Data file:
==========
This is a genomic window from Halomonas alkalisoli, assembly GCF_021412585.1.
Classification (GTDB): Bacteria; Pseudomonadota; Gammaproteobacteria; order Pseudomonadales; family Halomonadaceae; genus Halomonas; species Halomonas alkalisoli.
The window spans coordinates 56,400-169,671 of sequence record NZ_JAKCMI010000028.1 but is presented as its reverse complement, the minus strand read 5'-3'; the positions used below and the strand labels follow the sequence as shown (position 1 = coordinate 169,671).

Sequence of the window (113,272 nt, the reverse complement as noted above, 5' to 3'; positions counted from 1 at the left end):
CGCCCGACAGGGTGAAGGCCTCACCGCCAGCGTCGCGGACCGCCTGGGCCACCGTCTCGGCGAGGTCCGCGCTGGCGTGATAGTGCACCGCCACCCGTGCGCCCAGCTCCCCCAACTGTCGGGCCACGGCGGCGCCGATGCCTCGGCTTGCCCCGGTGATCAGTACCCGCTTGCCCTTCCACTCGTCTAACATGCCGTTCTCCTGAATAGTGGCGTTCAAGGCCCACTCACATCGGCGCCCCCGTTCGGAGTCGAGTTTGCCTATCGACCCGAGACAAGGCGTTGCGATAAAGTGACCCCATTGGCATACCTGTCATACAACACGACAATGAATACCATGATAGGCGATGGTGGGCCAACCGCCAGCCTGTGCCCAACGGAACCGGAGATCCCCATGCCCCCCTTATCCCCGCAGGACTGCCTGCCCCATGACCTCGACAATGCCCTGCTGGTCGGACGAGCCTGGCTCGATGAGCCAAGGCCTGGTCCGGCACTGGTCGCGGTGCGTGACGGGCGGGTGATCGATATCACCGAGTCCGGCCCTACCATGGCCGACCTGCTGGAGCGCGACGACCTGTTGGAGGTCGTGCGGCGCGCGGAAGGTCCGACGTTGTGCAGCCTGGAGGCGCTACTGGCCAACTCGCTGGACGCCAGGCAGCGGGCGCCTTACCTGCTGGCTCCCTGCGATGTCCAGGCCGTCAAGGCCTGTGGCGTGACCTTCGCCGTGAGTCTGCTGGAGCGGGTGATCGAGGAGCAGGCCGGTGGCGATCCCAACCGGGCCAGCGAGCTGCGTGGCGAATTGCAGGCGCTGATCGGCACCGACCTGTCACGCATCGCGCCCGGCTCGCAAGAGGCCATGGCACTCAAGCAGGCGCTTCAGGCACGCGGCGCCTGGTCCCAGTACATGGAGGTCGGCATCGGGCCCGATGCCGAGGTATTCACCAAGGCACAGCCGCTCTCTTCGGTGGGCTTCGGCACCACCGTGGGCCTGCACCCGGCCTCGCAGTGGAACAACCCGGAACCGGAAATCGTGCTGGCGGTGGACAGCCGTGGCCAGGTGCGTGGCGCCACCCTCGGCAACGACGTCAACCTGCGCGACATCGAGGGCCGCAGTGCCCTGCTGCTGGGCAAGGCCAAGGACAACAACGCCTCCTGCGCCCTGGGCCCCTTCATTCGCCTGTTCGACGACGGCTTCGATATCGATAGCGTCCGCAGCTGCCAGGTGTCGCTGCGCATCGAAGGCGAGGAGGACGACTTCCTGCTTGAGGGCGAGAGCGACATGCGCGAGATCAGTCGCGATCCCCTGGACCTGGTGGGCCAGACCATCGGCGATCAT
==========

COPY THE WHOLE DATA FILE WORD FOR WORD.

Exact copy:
This is a genomic window from Halomonas alkalisoli, assembly GCF_021412585.1.
Classification (GTDB): Bacteria; Pseudomonadota; Gammaproteobacteria; order Pseudomonadales; family Halomonadaceae; genus Halomonas; species Halomonas alkalisoli.
The window spans coordinates 56,400-169,671 of sequence record NZ_JAKCMI010000028.1 but is presented as its reverse complement, the minus strand read 5'-3'; the positions used below and the strand labels follow the sequence as shown (position 1 = coordinate 169,671).

Sequence of the window (113,272 nt, the reverse complement as noted above, 5' to 3'; positions counted from 1 at the left end):
CGCCCGACAGGGTGAAGGCCTCACCGCCAGCGTCGCGGACCGCCTGGGCCACCGTCTCGGCGAGGTCCGCGCTGGCGTGATAGTGCACCGCCACCCGTGCGCCCAGCTCCCCCAACTGTCGGGCCACGGCGGCGCCGATGCCTCGGCTTGCCCCGGTGATCAGTACCCGCTTGCCCTTCCACTCGTCTAACATGCCGTTCTCCTGAATAGTGGCGTTCAAGGCCCACTCACATCGGCGCCCCCGTTCGGAGTCGAGTTTGCCTATCGACCCGAGACAAGGCGTTGCGATAAAGTGACCCCATTGGCATACCTGTCATACAACACGACAATGAATACCATGATAGGCGATGGTGGGCCAACCGCCAGCCTGTGCCCAACGGAACCGGAGATCCCCATGCCCCCCTTATCCCCGCAGGACTGCCTGCCCCATGACCTCGACAATGCCCTGCTGGTCGGACGAGCCTGGCTCGATGAGCCAAGGCCTGGTCCGGCACTGGTCGCGGTGCGTGACGGGCGGGTGATCGATATCACCGAGTCCGGCCCTACCATGGCCGACCTGCTGGAGCGCGACGACCTGTTGGAGGTCGTGCGGCGCGCGGAAGGTCCGACGTTGTGCAGCCTGGAGGCGCTACTGGCCAACTCGCTGGACGCCAGGCAGCGGGCGCCTTACCTGCTGGCTCCCTGCGATGTCCAGGCCGTCAAGGCCTGTGGCGTGACCTTCGCCGTGAGTCTGCTGGAGCGGGTGATCGAGGAGCAGGCCGGTGGCGATCCCAACCGGGCCAGCGAGCTGCGTGGCGAATTGCAGGCGCTGATCGGCACCGACCTGTCACGCATCGCGCCCGGCTCGCAAGAGGCCATGGCACTCAAGCAGGCGCTTCAGGCACGCGGCGCCTGGTCCCAGTACATGGAGGTCGGCATCGGGCCCGATGCCGAGGTATTCACCAAGGCACAGCCGCTCTCTTCGGTGGGCTTCGGCACCACCGTGGGCCTGCACCCGGCCTCGCAGTGGAACAACCCGGAACCGGAAATCGTGCTGGCGGTGGACAGCCGTGGCCAGGTGCGTGGCGCCACCCTCGGCAACGACGTCAACCTGCGCGACATCGAGGGCCGCAGTGCCCTGCTGCTGGGCAAGGCCAAGGACAACAACGCCTCCTGCGCCCTGGGCCCCTTCATTCGCCTGTTCGACGACGGCTTCGATATCGATAGCGTCCGCAGCTGCCAGGTGTCGCTGCGCATCGAAGGCGAGGAGGACGACTTCCTGCTTGAGGGCGAGAGCGACATGCGCGAGATCAGTCGCGATCCCCTGGACCTGGTGGGCCAGACCATCGGCGATCAT